As winegrape crop develops, farmers gauge market outlook


Issue Date: July 24, 2019
By Steve Adler

At least one winegrape professional sees this year's crop equaling and possibly exceeding last year's record 4.3 million tons.

Jeff Bitter, president and CEO of Allied Grape Growers in Fresno, said "the question is whether it will be more, or a lot more, than last year."

"Overall, because the bunch counts are higher, we do see smaller bunches," he said. "If I had to take a stab at what this year's crop will be, there aren't a lot of folks who would say it will be smaller than last year."

Two weeks of low temperatures and a lot of rain during May—at a time when vines were in different stages of bloom—affected winegrape vineyards around the state in different ways.

"The vines were further along in the Central Valley than on the North Coast," Bitter said. "Some areas are reporting more shatter, which results in a looser, thinner bunch of grapes. In other areas, the bunches are strong. It just depends on where the crop was during that two-week period."

Growers throughout the state's winegrape-growing regions report the crop is 10 days to two weeks behind a typical schedule.

In Lodi, winegrape grower Bruce Fry pegs his crop at 10 days later than last year.

"The crop looks lighter, but the quality looks good. Mildew and mites seem to be at bay," Fry said.

On the Central Coast, grower Nicholas Miller said some varieties are about two weeks behind normal, and lighter yields are a possibility.

Because of last year's large crop and consumer shifts to higher-priced wines, the farmers said most wineries have large inventories and are slow to show much interest in the 2019 crop.

"We hope there is a home for all the grapes, but I don't know," Fry said. "It will be interesting to see what develops at harvesttime. It has been quiet for a long time. I've talked to several people, and it seems like everyone has something to sell, which wasn't the situation in the past."

Miller agreed, saying it is difficult to predict if there will be buyers for all of the grapes.

"The market in general has been quieter than normal, and everyone is waiting to see how the Constellation/Gallo acquisition plays out," he said.

Miller was referring to the pending deal between the two wine producers, in which E&J Gallo Winery, the largest wine company in America, seeks to acquire $1.7 billion in assets from Constellation Brands.

Bitter noted that a lot of wineries have yet to make their sales projections, which is causing the inventory buildup.

"We are still shipping wine; it is moving through the system, but the reality is that inventories are higher than what the wineries would like to see. So there has been no major market activity," he said. "In terms of marketing and pricing, particularly if you don't have a contract, there is no optimism among the growers. This is just one of those wait-and-see years."

Another development due to the tight market is a decrease in new vineyard plantings. Allied Grape Growers conducts a nursery survey at the end of each year and Bitter said he is already predicting a significant drop in new plantings.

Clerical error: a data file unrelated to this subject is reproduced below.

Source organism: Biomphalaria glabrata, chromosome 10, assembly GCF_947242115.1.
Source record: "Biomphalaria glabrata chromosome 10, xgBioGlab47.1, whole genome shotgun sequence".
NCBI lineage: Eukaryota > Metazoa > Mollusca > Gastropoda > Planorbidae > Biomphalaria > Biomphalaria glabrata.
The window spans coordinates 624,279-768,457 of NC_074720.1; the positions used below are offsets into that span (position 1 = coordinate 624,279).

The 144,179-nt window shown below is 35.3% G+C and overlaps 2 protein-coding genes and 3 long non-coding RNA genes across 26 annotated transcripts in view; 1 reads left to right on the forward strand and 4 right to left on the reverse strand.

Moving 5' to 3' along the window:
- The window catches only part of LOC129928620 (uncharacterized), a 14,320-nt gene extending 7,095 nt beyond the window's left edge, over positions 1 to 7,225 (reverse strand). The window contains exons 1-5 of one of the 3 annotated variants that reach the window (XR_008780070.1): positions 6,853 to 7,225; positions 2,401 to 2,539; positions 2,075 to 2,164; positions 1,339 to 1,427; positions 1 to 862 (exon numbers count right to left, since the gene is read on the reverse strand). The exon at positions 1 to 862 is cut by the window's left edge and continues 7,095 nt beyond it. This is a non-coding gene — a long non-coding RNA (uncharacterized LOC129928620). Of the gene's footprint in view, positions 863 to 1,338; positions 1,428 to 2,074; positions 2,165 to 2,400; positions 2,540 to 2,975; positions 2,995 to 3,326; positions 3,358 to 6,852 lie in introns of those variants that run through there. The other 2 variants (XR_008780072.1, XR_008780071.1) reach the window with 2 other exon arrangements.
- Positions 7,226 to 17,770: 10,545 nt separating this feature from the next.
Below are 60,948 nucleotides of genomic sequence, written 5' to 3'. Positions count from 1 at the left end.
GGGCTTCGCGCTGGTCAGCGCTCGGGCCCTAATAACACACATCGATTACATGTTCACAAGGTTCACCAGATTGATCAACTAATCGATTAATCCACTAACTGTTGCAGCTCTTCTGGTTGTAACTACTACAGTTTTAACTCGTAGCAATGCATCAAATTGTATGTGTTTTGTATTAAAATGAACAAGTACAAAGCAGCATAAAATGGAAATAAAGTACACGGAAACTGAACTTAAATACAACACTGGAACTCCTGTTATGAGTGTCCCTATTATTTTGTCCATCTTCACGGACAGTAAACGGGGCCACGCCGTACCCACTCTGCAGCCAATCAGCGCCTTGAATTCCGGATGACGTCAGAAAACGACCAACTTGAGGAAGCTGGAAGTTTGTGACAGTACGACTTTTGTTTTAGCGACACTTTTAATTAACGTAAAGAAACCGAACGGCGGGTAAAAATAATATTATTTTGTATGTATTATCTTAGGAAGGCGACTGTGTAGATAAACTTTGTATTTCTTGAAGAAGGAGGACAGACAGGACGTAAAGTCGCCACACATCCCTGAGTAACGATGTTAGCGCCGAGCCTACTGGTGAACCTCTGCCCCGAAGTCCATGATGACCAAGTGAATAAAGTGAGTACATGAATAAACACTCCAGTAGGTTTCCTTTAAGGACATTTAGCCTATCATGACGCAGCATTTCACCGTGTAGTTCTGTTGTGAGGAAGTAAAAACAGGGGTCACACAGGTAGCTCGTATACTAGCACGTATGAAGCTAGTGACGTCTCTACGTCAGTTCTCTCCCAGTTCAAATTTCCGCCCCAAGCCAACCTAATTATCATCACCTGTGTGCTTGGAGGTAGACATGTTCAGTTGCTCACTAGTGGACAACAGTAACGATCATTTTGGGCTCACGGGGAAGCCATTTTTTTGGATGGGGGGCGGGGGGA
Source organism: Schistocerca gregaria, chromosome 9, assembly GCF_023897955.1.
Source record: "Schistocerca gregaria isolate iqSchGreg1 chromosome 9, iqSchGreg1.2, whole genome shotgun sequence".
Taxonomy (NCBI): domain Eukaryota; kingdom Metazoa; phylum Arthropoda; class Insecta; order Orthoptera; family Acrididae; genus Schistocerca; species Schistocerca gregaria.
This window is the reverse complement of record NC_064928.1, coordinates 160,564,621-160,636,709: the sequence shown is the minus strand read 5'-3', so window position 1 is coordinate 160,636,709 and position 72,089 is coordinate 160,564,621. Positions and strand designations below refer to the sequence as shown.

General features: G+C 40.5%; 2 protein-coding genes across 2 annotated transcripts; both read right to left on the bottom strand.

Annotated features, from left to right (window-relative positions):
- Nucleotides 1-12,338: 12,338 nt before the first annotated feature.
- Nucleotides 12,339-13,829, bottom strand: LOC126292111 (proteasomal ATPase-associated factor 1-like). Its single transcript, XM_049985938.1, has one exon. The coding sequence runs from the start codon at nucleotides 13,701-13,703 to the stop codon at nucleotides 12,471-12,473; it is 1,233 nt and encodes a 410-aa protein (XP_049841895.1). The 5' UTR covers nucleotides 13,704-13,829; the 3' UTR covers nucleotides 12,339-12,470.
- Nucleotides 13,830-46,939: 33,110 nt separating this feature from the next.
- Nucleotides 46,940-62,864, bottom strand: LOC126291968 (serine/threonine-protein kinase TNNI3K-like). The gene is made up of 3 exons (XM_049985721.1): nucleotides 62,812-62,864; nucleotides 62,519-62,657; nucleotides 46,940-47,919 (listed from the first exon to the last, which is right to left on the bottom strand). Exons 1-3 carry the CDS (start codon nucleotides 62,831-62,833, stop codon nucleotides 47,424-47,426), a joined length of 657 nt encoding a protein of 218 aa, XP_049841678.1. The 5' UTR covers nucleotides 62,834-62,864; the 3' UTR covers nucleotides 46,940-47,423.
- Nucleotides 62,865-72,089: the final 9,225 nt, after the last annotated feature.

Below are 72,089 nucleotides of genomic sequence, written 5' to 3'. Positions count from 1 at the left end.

"As far as vineyard removals, challenged vineyards will likely come out at the end of the year. Previously, the market had been strong enough to keep those weaker vineyards viable, but with the changes in the market, it is probably time for those vineyards to come out," he said.

Some of the removed vineyards will be replanted to grapes, whereas others will go into nut crops such as almonds and pistachios.

Bitter expanded on that theme by saying the Central Valley right now may be in a better supply/demand balance than other winegrape regions.

"The Central Valley has been suffering from a weaker market for many years because of consumer desire to move up to more expensive wines," he said. "The valley responded during that time by removing vineyards and bringing supply and demand into balance. The challenge is in other areas of the state, where new vineyards have gone in with the anticipation of increased markets."

During Allied's annual meeting in Fresno earlier this month, Bitter discussed trade and the chronic global oversupply of wine. Concerning the ongoing trade dispute between the U.S. and China, he said the China market for American wine is "not that big, less than 1% of our volume."

But, Bitter added, the high tariffs in China for U.S. goods does take away the opportunity to capitalize in that market with its huge population base. Other countries, such as Australia and Chile, are able to ship wine into China without tariffs, while the Chinese tariffs on U.S. wines double the price of those shipments.

"There is so much potential there because more and more Chinese are moving into the middle class with disposable income now. It is a travesty that we are in a position where we can't take advantage of that," he said.

Regarding the overall market, Bitter said, "For nearly every variety, and in nearly every category, value performance exceeds volume performance. Consumers may not be buying more wine, but wine prices haven't come down either—yet. Consumers are chasing quality."

On the positive side, he pointed to indications that restrictions against shipping wines across state lines are going away.

Looming challenges for winegrape growers include concerns about a pest called the spotted lantern fly, which is not yet in California but is a problem in Pennsylvania.

Then there's smoke exposure and "smoke taint" from wildfires, which Bitter called "a giant issue," along with litigation around the use of glyphosate and trade restrictions based on use of certain fungicides and their residues.

(Steve Adler is associate editor of Ag Alert. He may be contacted at sadler@cfbf.com. Reporter Dennis Pollock in Fresno contributed to this story.)

Permission for use is granted, however, credit must be made to the California Farm Bureau Federation when reprinting this item.